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I experimented with a different technique for the WDE this week and thought it might be of interest here as well.
5 x 7 , Arches 90# hot press, ref from "J"
First I did the sketch using a water soluble Derwent sketching pencil (about 1 hr).
Then I used a soft damp brush to blend the graphite (another 5 min).
Once it was completely dry, I did a wash over the graphite (another 10 min or so).
08-04-2013, 08:29 AM
Nice work Anne, I'm intrigued by hydrants in the USA. Here they are generally underground.
The water pipes to them are underground but the actual hydrant is above ground. During the summer, in the cities, they put spray caps (http://www.nyc.gov/html/oem/html/hazards/heat_safety.shtml)on the hydrants so the children can cool off.
I'm in a rural area where there aren't any hydrants. If there is a fire, the fire company brings a water truck. They will also pump from a pool or stream if it's available.
08-05-2013, 04:55 PM
I love how the water graphic pencil works. Your hydrant is very nice. I just bought some to use for shading and it takes a little getting used to how they work...too much water and they sort of disappear.
I I just bought some to use for shading and it takes a little getting used to how they work...too much water and they sort of disappear.
I found the same thing Laurie. When I first tried them, I put on too much water too. I find the brush can be just a little damp and it works fine. The only time you need a little more is if you have a large area like the shadows of the fire hydrant.
08-07-2013, 02:21 AM
Ein hübscher amerikanischer "Feuerwehrmann" Anne!
Einen deutsche Version werde ich demnächst malen.
A pretty American "Fire fighter" Anne!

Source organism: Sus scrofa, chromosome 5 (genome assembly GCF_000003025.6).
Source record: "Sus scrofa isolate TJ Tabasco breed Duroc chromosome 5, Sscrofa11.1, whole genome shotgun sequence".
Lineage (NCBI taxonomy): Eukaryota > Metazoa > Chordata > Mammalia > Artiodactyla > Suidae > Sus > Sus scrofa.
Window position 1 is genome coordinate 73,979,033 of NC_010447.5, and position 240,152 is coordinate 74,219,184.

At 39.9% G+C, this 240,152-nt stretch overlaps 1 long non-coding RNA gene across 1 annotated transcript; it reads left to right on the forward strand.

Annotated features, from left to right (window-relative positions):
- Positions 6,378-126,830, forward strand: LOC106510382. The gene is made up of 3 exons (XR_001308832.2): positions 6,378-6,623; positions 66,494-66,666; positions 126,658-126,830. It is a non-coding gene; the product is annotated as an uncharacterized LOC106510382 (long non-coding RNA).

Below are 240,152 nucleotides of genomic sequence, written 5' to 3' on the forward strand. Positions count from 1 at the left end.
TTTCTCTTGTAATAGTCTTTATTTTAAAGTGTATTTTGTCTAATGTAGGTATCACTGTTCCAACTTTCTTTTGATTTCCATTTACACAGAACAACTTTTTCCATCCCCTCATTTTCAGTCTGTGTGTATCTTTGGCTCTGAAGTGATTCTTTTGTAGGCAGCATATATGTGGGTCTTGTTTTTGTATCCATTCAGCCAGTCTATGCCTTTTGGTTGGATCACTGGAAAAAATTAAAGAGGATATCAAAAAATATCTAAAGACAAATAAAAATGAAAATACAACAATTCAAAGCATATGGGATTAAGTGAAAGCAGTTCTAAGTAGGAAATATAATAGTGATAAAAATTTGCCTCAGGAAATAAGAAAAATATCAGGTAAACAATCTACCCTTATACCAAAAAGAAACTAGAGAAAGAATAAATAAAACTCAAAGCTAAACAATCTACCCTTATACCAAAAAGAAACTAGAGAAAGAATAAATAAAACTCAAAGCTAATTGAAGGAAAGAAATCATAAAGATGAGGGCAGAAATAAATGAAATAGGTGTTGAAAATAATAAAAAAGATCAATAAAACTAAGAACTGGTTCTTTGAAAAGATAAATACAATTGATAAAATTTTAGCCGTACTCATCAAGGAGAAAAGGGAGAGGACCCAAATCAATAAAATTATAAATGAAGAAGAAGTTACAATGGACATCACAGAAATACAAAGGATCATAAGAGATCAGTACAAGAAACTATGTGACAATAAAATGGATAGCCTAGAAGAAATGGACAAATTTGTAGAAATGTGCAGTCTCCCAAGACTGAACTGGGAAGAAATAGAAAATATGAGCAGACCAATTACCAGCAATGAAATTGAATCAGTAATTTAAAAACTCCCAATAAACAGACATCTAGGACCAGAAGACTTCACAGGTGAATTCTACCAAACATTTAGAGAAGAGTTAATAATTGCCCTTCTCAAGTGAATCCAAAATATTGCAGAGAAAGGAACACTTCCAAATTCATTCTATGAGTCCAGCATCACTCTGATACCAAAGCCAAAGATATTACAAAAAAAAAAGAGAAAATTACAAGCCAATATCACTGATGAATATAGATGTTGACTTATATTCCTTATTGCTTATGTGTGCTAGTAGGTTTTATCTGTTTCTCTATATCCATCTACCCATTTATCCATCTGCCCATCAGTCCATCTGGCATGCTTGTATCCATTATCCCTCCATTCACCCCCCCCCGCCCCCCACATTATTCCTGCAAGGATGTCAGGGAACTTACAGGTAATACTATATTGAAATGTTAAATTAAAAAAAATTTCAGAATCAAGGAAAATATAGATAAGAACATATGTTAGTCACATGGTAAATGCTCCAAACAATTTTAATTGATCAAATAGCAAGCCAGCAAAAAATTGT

A German version I will soon paint.
08-08-2013, 01:00 AM
I haven't used water-soluble graphite in some time, but it is fun, isn't it? Never thought of adding a color wash, looks great!
I once was hard at work on a frantic deadline project, noticed someone went by a window and she said, "OH, my..." and just stood there. Next person, same thing. Soon a small crowd had gathered, just dumbfounded, and I finally had to look. And I stood there, dumbfounded. Someone had hit a hydrant on the unused side of the parking lot, which created a geyser that was taller than our two-story building! Finally ended up in the crowd outside taking pictures.
As luck would have it, there was *one* lone car in the otherwise-deserted parking area, and the one lone car was directly under this massive waterfall. (That's why the marveling... what were the chances of that happening?) The guy who put it there told me he had borrowed his wife's brand new car that day and parked it far away so nothing would happen to it! :lol:
08-08-2013, 08:46 AM
A great job of painting this fire hydrant. I think you captured it perfectly. Thanks for showing us your technique and stages, Anne.
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